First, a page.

More than 1,200 Florida teachers on Monday followed through on a pledge to stand up for their students and schools at a statewide rally in Tallahassee despite a threat from the state Department of Education which warned that the teachers were risking termination by attending the event.
Teachers in Polk County, Florida received an email Friday night from the state Department of Education (DOE) saying that attending the rally constitutes “an illegal strike under Florida law.” Teachers across the state have reportedly been saving up personal days for months to attend the action.
“I don’t really have any fear that they’re going to follow through with the threats… When there’s hundreds of thousands of students in the state of Florida who don’t have full-time teachers as it is, they don’t need to be firing teachers.”
—Dr. Bruce Sabin, Polk County teacherFormer educator and columnist Peter Greene wrote in Forbes that Polk County school leaders should be “especially concerned about Florida’s churn and burn rate; they lose more than half of their new teachers within the first five years”—but its high turnover rate didn’t stop district officials from reportedly asking the state to warn teachers that “failure to report represents a lack of commitment and focus on what’s most important,” and that they could be fired as a result of attending the rally.
Termination threats had little effect on the 1,200 Polk County teachers who planned to travel nearly 300 miles to the state capital on Monday, the eve of the first day of Florida’s new legislative session.
“I don’t really have any fear that they’re going to follow through with the threats,” teacher Dr. Bruce Sabin told ABC Action News. “Our contract guarantees us the personal days as long as we follow the steps. When there’s hundreds of thousands of students in the state of Florida who don’t have full-time teachers as it is, they don’t need to be firing teachers.”
The teachers won the support of Sen. Elizabeth Warren (D-Mass.) over the weekend, who tweeted that educators won’t be “intimidated or undermined” while fighting for fair treatment for themselves and their students.
Other support came from education advocates across Florida.
Sabin and his colleagues will join 13,000 other teachers and supporters from all over the state marching from the civic center in Tallahassee to the Old Capitol building, where they will hear American Federation of Teachers President Randi Weingarten, civil rights activist Rev. Al Sharpton, and Florida teachers speak.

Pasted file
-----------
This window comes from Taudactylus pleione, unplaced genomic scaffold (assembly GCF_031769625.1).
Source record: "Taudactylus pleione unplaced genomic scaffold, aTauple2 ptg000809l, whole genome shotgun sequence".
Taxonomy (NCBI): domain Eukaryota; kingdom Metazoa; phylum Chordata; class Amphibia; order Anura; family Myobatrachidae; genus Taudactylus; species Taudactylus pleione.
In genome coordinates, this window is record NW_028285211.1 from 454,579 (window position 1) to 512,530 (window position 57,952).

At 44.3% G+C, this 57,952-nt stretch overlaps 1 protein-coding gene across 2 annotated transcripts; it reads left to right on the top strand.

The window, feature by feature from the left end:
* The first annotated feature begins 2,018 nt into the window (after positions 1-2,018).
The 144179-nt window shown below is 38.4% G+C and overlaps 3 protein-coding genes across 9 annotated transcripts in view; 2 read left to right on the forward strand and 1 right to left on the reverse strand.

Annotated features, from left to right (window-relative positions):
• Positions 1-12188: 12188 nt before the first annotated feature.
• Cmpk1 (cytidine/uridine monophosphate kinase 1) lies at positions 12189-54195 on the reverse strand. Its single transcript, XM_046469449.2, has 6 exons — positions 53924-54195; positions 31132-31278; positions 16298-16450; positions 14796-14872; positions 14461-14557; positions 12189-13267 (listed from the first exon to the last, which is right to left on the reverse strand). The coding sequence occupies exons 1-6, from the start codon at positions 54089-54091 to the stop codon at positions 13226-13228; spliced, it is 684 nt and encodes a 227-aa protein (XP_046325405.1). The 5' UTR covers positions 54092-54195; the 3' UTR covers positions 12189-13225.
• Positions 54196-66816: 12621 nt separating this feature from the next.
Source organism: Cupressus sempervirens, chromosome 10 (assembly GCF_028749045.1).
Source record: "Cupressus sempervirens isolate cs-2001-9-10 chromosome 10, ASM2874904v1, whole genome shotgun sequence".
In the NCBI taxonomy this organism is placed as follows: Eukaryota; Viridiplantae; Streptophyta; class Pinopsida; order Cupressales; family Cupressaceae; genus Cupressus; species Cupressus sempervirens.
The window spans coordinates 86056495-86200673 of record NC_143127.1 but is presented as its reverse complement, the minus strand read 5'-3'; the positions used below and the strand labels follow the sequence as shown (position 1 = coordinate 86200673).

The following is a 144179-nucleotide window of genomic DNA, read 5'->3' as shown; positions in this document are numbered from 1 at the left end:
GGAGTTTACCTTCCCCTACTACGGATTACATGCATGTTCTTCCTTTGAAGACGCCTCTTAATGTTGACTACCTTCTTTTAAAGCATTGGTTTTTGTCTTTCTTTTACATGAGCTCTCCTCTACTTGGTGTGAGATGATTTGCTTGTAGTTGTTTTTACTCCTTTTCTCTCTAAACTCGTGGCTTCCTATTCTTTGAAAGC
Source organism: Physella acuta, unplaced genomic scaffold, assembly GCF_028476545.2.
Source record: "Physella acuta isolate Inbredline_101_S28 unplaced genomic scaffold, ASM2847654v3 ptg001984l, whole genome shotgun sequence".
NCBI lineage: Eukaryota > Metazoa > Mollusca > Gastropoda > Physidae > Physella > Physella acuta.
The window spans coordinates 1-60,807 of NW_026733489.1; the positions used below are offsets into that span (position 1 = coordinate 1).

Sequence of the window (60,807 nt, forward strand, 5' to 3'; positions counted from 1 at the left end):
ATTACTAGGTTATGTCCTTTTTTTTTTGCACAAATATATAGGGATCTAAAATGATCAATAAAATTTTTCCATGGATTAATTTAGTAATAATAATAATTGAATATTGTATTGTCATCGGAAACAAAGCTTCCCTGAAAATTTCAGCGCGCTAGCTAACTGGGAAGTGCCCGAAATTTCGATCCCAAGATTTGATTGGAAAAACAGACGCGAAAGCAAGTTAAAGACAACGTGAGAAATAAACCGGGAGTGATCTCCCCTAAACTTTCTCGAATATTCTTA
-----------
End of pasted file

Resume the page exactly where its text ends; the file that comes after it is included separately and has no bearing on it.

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The educators, led by the Florida Education Association (FEA), are demanding pay raises to help entice “experienced, qualified teachers” to work and stay in the state, a budget with enough school funding to make class sizes smaller, and an “end to the misguided policies that have led to the over-testing of students and the loss of local control in our districts.”
“The state of Florida has abandoned public education in the state of Florida, starving us for funds to give them to charter schools who do not have the same restrictions as we do. It’s time for them to stop,” Miami-Dade teacher Elizabeth Taylor Martinez told CBS Miami.
Florida ranks 46th in the nation for teacher compensation, with the average teacher earning about $47,000 per year and starting teachers making just $37,000—below the national average first-year salary of about $39,000.
The average teacher salary in Florida has declined 11%, adjusted for inflation, in recent years.
As teachers arrived in Tallahassee from across the state Monday morning, many posted photos on social media of the signs they brought:
Teachers from Miami-Dade County arrived early and began chanting, “Fund our schools!”
The march through Tallahassee is scheduled to begin at 12:30 pm EST and the rally is set to kick off at 2:00 pm.
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